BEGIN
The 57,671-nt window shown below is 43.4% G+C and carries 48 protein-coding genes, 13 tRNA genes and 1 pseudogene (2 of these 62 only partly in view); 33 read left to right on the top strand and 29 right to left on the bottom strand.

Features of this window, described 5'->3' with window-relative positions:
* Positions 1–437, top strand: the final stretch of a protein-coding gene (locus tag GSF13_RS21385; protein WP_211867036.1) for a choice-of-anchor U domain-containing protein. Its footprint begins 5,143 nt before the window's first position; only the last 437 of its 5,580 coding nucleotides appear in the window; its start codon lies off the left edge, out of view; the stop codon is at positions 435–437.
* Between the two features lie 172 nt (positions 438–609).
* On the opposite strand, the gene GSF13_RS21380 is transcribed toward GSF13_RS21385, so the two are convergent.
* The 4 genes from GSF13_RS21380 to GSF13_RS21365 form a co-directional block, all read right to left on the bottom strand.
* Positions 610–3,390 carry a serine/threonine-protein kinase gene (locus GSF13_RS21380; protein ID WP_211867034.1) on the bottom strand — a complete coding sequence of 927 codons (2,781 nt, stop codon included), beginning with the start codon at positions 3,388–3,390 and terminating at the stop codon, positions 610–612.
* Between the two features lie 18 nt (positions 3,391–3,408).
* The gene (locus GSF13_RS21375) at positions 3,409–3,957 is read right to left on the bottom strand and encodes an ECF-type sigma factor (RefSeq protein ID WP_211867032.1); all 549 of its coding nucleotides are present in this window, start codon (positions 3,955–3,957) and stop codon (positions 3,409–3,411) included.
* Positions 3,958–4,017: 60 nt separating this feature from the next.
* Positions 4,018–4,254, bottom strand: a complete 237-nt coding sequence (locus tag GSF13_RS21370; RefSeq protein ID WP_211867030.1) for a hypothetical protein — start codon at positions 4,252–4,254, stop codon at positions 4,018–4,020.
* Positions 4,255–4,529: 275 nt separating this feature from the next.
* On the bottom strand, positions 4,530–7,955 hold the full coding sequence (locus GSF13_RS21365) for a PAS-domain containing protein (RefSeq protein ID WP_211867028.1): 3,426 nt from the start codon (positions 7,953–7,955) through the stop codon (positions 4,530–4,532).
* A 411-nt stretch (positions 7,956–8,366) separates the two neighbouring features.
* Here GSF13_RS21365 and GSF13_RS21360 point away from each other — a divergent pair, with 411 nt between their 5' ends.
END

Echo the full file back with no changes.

The 57,671-nt window shown below is 43.4% G+C and carries 48 protein-coding genes, 13 tRNA genes and 1 pseudogene (2 of these 62 only partly in view); 33 read left to right on the top strand and 29 right to left on the bottom strand.

Features of this window, described 5'->3' with window-relative positions:
* Positions 1–437, top strand: the final stretch of a protein-coding gene (locus tag GSF13_RS21385; protein WP_211867036.1) for a choice-of-anchor U domain-containing protein. Its footprint begins 5,143 nt before the window's first position; only the last 437 of its 5,580 coding nucleotides appear in the window; its start codon lies off the left edge, out of view; the stop codon is at positions 435–437.
* Between the two features lie 172 nt (positions 438–609).
* On the opposite strand, the gene GSF13_RS21380 is transcribed toward GSF13_RS21385, so the two are convergent.
* The 4 genes from GSF13_RS21380 to GSF13_RS21365 form a co-directional block, all read right to left on the bottom strand.
* Positions 610–3,390 carry a serine/threonine-protein kinase gene (locus GSF13_RS21380; protein ID WP_211867034.1) on the bottom strand — a complete coding sequence of 927 codons (2,781 nt, stop codon included), beginning with the start codon at positions 3,388–3,390 and terminating at the stop codon, positions 610–612.
* Between the two features lie 18 nt (positions 3,391–3,408).
* The gene (locus GSF13_RS21375) at positions 3,409–3,957 is read right to left on the bottom strand and encodes an ECF-type sigma factor (RefSeq protein ID WP_211867032.1); all 549 of its coding nucleotides are present in this window, start codon (positions 3,955–3,957) and stop codon (positions 3,409–3,411) included.
* Positions 3,958–4,017: 60 nt separating this feature from the next.
* Positions 4,018–4,254, bottom strand: a complete 237-nt coding sequence (locus tag GSF13_RS21370; RefSeq protein ID WP_211867030.1) for a hypothetical protein — start codon at positions 4,252–4,254, stop codon at positions 4,018–4,020.
* Positions 4,255–4,529: 275 nt separating this feature from the next.
* On the bottom strand, positions 4,530–7,955 hold the full coding sequence (locus GSF13_RS21365) for a PAS-domain containing protein (RefSeq protein ID WP_211867028.1): 3,426 nt from the start codon (positions 7,953–7,955) through the stop codon (positions 4,530–4,532).
* A 411-nt stretch (positions 7,956–8,366) separates the two neighbouring features.
* Here GSF13_RS21365 and GSF13_RS21360 point away from each other — a divergent pair, with 411 nt between their 5' ends.